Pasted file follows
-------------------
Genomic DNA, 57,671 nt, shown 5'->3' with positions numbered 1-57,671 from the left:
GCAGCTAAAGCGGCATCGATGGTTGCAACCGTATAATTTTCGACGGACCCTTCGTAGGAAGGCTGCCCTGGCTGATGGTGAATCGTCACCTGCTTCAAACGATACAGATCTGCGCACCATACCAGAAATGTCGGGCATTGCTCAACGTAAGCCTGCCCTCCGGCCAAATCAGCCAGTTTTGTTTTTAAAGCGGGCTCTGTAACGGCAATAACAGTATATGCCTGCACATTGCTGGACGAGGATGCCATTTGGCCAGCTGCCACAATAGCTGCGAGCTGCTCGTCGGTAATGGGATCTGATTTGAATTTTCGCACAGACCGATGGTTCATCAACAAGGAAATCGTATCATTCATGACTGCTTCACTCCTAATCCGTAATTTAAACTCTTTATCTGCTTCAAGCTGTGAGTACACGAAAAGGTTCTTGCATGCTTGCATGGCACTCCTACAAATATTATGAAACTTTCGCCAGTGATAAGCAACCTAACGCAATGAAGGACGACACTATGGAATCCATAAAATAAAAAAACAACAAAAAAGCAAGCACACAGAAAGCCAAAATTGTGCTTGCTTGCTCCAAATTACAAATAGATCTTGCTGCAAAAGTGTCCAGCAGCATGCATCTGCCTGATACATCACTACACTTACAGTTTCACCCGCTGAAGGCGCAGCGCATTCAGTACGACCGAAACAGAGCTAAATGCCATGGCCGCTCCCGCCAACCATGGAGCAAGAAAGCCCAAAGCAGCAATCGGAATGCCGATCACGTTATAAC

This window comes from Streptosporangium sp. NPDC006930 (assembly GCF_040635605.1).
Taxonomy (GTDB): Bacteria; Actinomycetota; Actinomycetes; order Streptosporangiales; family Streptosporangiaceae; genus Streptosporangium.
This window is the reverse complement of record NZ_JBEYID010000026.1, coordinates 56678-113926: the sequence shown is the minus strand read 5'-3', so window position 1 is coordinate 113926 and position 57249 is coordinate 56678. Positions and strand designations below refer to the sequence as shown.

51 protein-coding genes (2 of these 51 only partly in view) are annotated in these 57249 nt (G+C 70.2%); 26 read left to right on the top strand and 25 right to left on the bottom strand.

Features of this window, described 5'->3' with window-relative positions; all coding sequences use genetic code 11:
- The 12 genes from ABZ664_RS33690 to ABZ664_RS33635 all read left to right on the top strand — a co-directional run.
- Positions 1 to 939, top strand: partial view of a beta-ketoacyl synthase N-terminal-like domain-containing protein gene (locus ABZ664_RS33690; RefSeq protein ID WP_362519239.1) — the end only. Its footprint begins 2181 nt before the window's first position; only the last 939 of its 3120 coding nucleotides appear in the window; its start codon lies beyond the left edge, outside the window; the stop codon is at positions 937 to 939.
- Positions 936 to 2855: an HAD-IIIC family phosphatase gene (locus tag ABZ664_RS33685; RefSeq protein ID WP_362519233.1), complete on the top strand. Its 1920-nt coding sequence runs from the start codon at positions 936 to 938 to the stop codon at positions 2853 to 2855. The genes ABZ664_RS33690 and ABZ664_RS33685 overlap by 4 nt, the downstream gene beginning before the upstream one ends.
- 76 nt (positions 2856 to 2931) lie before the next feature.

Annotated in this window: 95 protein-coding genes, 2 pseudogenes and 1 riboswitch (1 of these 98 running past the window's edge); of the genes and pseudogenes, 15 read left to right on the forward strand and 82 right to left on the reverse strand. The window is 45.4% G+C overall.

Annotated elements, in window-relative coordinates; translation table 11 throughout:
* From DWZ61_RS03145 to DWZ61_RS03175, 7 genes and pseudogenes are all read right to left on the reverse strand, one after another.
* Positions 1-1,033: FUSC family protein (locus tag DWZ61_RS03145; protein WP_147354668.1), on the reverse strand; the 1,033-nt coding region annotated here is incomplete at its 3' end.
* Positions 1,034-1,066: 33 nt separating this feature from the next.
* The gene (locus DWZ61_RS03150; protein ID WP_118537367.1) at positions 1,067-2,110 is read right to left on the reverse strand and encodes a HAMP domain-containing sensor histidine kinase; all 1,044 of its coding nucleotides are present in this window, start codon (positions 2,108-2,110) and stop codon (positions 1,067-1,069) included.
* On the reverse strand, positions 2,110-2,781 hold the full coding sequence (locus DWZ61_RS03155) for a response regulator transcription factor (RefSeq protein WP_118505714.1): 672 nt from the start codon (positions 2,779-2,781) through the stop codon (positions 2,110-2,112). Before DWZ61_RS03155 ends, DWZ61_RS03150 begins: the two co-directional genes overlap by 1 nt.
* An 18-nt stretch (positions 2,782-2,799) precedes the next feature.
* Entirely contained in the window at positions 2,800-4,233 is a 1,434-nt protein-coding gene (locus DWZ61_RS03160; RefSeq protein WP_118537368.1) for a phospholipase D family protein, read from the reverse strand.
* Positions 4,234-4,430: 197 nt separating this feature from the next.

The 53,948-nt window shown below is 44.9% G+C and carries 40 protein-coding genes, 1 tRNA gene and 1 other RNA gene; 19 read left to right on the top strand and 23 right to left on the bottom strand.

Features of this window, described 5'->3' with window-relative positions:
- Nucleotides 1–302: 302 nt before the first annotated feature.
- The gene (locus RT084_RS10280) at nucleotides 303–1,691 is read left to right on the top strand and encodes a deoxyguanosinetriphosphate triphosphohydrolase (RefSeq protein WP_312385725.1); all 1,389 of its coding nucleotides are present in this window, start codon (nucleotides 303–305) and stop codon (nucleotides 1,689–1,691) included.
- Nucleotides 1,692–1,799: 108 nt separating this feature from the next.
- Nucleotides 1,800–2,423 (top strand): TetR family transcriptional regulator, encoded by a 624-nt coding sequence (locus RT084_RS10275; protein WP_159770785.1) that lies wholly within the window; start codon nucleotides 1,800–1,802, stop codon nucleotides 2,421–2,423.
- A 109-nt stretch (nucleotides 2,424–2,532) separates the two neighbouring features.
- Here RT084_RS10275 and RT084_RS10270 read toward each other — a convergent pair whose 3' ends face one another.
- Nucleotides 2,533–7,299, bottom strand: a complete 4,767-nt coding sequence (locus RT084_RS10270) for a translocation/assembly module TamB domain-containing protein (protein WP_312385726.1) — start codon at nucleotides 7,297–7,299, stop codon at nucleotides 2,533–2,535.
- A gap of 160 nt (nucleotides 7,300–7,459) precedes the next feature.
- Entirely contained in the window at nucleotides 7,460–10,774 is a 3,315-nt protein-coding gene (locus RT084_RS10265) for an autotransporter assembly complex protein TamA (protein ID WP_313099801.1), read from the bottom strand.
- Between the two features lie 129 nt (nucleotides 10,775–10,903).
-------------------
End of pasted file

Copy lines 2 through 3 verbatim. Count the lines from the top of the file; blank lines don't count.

GCAGCTAAAGCGGCATCGATGGTTGCAACCGTATAATTTTCGACGGACCCTTCGTAGGAAGGCTGCCCTGGCTGATGGTGAATCGTCACCTGCTTCAAACGATACAGATCTGCGCACCATACCAGAAATGTCGGGCATTGCTCAACGTAAGCCTGCCCTCCGGCCAAATCAGCCAGTTTTGTTTTTAAAGCGGGCTCTGTAACGGCAATAACAGTATATGCCTGCACATTGCTGGACGAGGATGCCATTTGGCCAGCTGCCACAATAGCTGCGAGCTGCTCGTCGGTAATGGGATCTGATTTGAATTTTCGCACAGACCGATGGTTCATCAACAAGGAAATCGTATCATTCATGACTGCTTCACTCCTAATCCGTAATTTAAACTCTTTATCTGCTTCAAGCTGTGAGTACACGAAAAGGTTCTTGCATGCTTGCATGGCACTCCTACAAATATTATGAAACTTTCGCCAGTGATAAGCAACCTAACGCAATGAAGGACGACACTATGGAATCCATAAAATAAAAAAACAACAAAAAAGCAAGCACACAGAAAGCCAAAATTGTGCTTGCTTGCTCCAAATTACAAATAGATCTTGCTGCAAAAGTGTCCAGCAGCATGCATCTGCCTGATACATCACTACACTTACAGTTTCACCCGCTGAAGGCGCAGCGCATTCAGTACGACCGAAACAGAGCTAAATGCCATGGCCGCTCCCGCCAACCATGGAGCAAGAAAGCCCAAAGCAGCAATCGGAATGCCGATCACGTTATAAC

This window comes from Streptosporangium sp. NPDC006930 (assembly GCF_040635605.1).